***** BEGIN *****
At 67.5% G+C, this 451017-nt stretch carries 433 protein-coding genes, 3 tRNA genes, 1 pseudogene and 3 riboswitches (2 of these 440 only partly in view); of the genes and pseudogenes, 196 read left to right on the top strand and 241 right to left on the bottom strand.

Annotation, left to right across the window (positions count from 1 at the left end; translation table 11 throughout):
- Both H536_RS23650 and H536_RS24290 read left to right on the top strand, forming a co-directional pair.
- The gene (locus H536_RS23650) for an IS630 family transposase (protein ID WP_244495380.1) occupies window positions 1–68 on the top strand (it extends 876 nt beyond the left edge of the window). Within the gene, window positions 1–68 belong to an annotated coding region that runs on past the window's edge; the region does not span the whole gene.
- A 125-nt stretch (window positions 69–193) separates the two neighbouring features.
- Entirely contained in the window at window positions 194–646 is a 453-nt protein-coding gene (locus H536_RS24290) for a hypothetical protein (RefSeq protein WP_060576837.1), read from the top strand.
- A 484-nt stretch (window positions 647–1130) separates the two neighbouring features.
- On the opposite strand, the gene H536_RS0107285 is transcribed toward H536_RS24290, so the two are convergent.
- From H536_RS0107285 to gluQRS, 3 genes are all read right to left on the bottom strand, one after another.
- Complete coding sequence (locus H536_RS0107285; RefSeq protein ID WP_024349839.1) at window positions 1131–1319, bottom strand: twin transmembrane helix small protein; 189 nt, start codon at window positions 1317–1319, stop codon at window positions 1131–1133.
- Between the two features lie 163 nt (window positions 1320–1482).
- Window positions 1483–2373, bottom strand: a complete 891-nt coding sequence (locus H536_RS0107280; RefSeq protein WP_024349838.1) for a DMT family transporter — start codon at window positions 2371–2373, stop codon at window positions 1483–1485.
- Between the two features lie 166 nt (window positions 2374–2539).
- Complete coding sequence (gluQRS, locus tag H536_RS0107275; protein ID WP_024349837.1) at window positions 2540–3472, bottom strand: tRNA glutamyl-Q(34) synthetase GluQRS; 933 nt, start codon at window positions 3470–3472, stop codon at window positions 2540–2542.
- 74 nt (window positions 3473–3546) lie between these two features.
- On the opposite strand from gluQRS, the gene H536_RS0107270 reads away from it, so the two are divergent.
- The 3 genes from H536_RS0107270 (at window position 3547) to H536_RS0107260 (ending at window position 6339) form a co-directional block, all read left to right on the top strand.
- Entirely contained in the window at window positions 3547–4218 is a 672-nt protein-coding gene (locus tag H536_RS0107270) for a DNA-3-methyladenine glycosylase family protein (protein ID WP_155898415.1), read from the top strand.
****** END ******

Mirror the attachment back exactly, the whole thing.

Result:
At 67.5% G+C, this 451017-nt stretch carries 433 protein-coding genes, 3 tRNA genes, 1 pseudogene and 3 riboswitches (2 of these 440 only partly in view); of the genes and pseudogenes, 196 read left to right on the top strand and 241 right to left on the bottom strand.

Annotation, left to right across the window (positions count from 1 at the left end; translation table 11 throughout):
- Both H536_RS23650 and H536_RS24290 read left to right on the top strand, forming a co-directional pair.
- The gene (locus H536_RS23650) for an IS630 family transposase (protein ID WP_244495380.1) occupies window positions 1–68 on the top strand (it extends 876 nt beyond the left edge of the window). Within the gene, window positions 1–68 belong to an annotated coding region that runs on past the window's edge; the region does not span the whole gene.
- A 125-nt stretch (window positions 69–193) separates the two neighbouring features.
- Entirely contained in the window at window positions 194–646 is a 453-nt protein-coding gene (locus H536_RS24290) for a hypothetical protein (RefSeq protein WP_060576837.1), read from the top strand.
- A 484-nt stretch (window positions 647–1130) separates the two neighbouring features.
- On the opposite strand, the gene H536_RS0107285 is transcribed toward H536_RS24290, so the two are convergent.
- From H536_RS0107285 to gluQRS, 3 genes are all read right to left on the bottom strand, one after another.
- Complete coding sequence (locus H536_RS0107285; RefSeq protein ID WP_024349839.1) at window positions 1131–1319, bottom strand: twin transmembrane helix small protein; 189 nt, start codon at window positions 1317–1319, stop codon at window positions 1131–1133.
- Between the two features lie 163 nt (window positions 1320–1482).
- Window positions 1483–2373, bottom strand: a complete 891-nt coding sequence (locus H536_RS0107280; RefSeq protein WP_024349838.1) for a DMT family transporter — start codon at window positions 2371–2373, stop codon at window positions 1483–1485.
- Between the two features lie 166 nt (window positions 2374–2539).
- Complete coding sequence (gluQRS, locus tag H536_RS0107275; protein ID WP_024349837.1) at window positions 2540–3472, bottom strand: tRNA glutamyl-Q(34) synthetase GluQRS; 933 nt, start codon at window positions 3470–3472, stop codon at window positions 2540–2542.
- 74 nt (window positions 3473–3546) lie between these two features.
- On the opposite strand from gluQRS, the gene H536_RS0107270 reads away from it, so the two are divergent.
- The 3 genes from H536_RS0107270 (at window position 3547) to H536_RS0107260 (ending at window position 6339) form a co-directional block, all read left to right on the top strand.
- Entirely contained in the window at window positions 3547–4218 is a 672-nt protein-coding gene (locus tag H536_RS0107270) for a DNA-3-methyladenine glycosylase family protein (protein ID WP_155898415.1), read from the top strand.